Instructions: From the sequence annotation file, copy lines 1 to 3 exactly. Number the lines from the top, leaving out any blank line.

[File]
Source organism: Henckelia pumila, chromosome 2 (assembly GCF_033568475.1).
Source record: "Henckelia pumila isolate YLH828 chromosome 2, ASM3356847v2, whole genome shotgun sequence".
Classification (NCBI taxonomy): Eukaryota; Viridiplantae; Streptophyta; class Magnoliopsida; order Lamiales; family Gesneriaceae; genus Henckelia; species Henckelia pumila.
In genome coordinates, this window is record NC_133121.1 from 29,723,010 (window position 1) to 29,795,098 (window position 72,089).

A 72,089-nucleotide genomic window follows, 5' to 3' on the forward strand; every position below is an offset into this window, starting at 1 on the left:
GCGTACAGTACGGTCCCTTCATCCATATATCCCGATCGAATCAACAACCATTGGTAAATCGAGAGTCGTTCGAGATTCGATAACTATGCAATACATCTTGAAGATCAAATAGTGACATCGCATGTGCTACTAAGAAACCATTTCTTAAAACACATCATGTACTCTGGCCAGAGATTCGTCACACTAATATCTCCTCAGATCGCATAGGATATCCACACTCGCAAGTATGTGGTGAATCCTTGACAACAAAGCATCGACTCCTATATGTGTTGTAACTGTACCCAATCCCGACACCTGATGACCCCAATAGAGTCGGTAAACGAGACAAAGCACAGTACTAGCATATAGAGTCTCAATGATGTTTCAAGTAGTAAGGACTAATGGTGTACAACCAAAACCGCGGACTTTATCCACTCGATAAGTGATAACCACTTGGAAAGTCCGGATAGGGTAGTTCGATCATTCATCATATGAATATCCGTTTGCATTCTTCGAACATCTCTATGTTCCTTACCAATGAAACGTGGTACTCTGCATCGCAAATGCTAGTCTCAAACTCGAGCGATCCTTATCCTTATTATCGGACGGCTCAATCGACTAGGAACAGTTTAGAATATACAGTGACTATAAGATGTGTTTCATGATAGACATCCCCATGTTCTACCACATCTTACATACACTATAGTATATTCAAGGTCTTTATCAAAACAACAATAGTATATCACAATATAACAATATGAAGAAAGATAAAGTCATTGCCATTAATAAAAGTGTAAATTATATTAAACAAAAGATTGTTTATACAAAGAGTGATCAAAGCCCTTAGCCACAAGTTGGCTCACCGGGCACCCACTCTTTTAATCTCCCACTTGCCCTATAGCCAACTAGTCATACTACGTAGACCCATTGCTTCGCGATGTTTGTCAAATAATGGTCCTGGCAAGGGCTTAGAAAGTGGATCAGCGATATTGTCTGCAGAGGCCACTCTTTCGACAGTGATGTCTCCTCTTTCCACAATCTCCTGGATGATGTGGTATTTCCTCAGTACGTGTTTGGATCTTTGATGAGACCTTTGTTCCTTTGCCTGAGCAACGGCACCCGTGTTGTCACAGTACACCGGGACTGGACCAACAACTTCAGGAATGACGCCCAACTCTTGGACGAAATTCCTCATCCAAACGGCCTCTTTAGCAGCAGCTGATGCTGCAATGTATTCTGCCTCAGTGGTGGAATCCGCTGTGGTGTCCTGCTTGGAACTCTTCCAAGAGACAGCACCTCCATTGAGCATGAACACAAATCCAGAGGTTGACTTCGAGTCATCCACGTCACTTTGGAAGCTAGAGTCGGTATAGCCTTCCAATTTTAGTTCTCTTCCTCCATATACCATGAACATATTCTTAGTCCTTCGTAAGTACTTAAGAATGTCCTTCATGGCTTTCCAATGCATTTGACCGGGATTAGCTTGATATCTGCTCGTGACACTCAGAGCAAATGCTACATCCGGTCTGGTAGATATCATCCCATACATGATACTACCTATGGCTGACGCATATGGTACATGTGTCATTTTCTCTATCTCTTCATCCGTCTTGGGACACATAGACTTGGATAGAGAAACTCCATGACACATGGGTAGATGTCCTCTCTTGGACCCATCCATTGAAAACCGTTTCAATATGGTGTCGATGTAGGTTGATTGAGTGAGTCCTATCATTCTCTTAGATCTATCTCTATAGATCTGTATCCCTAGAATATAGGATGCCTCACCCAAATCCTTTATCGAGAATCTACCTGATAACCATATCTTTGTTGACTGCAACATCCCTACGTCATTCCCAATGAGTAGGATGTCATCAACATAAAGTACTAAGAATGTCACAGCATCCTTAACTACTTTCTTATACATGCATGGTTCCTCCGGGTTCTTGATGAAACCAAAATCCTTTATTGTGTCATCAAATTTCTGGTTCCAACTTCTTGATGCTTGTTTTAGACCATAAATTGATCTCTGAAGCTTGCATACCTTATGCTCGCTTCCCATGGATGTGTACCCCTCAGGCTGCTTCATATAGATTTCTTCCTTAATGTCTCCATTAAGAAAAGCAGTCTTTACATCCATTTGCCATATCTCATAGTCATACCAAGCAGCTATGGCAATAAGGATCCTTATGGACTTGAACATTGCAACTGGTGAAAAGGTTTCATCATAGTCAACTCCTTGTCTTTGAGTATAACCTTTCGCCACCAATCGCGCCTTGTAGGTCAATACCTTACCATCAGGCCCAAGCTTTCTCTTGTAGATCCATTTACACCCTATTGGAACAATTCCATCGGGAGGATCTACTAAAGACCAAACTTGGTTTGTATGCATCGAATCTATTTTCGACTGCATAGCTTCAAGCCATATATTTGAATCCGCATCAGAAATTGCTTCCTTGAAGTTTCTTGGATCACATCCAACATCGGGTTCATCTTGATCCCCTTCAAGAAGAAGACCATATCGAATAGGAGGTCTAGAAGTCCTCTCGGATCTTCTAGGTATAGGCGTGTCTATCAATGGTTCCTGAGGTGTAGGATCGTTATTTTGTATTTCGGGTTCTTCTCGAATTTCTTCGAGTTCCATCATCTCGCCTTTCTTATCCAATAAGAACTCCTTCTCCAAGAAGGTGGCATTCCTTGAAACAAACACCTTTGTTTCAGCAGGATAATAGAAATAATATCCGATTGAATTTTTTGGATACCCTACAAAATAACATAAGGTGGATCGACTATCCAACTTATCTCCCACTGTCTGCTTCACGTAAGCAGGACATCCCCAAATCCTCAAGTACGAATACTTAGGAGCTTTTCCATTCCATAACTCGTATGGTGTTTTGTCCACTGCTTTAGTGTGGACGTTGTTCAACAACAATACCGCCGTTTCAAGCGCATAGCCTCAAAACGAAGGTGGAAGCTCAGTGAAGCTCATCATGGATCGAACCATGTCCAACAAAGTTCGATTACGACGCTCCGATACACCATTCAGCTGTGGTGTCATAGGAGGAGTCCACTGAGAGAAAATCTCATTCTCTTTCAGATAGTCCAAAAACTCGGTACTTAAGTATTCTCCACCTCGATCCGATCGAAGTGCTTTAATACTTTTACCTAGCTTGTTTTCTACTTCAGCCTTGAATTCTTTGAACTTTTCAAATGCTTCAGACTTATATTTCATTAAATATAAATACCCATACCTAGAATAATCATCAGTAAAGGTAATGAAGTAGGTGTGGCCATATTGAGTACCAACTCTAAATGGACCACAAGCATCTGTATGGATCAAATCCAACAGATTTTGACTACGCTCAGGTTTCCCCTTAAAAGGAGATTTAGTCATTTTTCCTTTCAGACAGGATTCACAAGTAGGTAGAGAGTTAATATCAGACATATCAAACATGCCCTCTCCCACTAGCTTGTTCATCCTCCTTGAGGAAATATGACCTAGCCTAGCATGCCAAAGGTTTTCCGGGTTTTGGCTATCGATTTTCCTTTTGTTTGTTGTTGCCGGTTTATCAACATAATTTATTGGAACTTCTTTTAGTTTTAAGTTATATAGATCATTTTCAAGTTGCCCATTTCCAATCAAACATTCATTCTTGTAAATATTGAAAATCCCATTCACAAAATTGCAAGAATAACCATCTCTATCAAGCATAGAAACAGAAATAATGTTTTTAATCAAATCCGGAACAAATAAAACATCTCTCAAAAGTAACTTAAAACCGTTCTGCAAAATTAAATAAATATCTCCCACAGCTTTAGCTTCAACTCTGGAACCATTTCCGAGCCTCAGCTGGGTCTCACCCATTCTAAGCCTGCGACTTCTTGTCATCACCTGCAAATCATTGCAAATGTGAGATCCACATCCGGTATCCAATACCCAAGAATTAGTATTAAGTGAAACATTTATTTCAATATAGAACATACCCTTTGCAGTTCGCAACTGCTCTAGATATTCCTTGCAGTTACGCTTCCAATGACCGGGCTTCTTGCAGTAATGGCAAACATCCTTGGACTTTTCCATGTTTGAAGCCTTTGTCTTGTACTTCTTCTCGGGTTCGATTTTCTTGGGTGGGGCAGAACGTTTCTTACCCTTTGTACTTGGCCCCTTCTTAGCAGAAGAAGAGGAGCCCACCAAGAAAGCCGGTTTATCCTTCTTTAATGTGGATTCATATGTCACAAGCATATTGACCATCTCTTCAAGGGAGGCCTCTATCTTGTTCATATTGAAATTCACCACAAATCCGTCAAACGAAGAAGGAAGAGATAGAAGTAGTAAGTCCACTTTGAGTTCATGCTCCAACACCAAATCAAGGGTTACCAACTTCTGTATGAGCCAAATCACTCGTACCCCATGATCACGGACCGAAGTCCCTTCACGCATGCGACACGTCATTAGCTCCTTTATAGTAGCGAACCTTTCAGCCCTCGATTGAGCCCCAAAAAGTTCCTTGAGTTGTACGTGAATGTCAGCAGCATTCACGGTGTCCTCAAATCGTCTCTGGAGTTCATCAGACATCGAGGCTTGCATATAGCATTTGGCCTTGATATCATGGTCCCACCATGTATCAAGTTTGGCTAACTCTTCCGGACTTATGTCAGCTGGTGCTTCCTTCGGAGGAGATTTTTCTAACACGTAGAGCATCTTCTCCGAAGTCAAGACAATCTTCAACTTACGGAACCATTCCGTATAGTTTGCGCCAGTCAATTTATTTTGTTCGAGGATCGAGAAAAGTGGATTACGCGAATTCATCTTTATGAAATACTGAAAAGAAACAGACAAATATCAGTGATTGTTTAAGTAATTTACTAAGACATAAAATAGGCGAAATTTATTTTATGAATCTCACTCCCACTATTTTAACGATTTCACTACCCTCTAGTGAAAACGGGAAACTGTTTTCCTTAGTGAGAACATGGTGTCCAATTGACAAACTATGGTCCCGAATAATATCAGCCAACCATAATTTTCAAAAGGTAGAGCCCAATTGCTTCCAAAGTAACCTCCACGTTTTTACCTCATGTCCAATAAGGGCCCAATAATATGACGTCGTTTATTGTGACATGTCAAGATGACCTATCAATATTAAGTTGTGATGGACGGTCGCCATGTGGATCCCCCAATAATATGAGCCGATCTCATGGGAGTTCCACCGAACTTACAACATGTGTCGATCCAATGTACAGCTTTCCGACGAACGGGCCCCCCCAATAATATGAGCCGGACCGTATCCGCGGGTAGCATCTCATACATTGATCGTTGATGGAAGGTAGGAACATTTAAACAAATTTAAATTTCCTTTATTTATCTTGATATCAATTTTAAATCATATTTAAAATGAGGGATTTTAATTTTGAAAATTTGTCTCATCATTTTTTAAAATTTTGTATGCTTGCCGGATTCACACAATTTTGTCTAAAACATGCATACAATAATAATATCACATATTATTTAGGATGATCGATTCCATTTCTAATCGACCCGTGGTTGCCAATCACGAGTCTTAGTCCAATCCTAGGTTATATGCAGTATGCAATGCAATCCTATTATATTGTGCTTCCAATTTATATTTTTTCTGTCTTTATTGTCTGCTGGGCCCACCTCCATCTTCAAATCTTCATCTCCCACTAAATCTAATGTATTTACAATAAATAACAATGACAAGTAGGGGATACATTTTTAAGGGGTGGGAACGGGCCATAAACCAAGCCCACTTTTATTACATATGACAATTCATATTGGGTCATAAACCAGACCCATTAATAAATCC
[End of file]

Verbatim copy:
Source organism: Henckelia pumila, chromosome 2 (assembly GCF_033568475.1).
Source record: "Henckelia pumila isolate YLH828 chromosome 2, ASM3356847v2, whole genome shotgun sequence".
Classification (NCBI taxonomy): Eukaryota; Viridiplantae; Streptophyta; class Magnoliopsida; order Lamiales; family Gesneriaceae; genus Henckelia; species Henckelia pumila.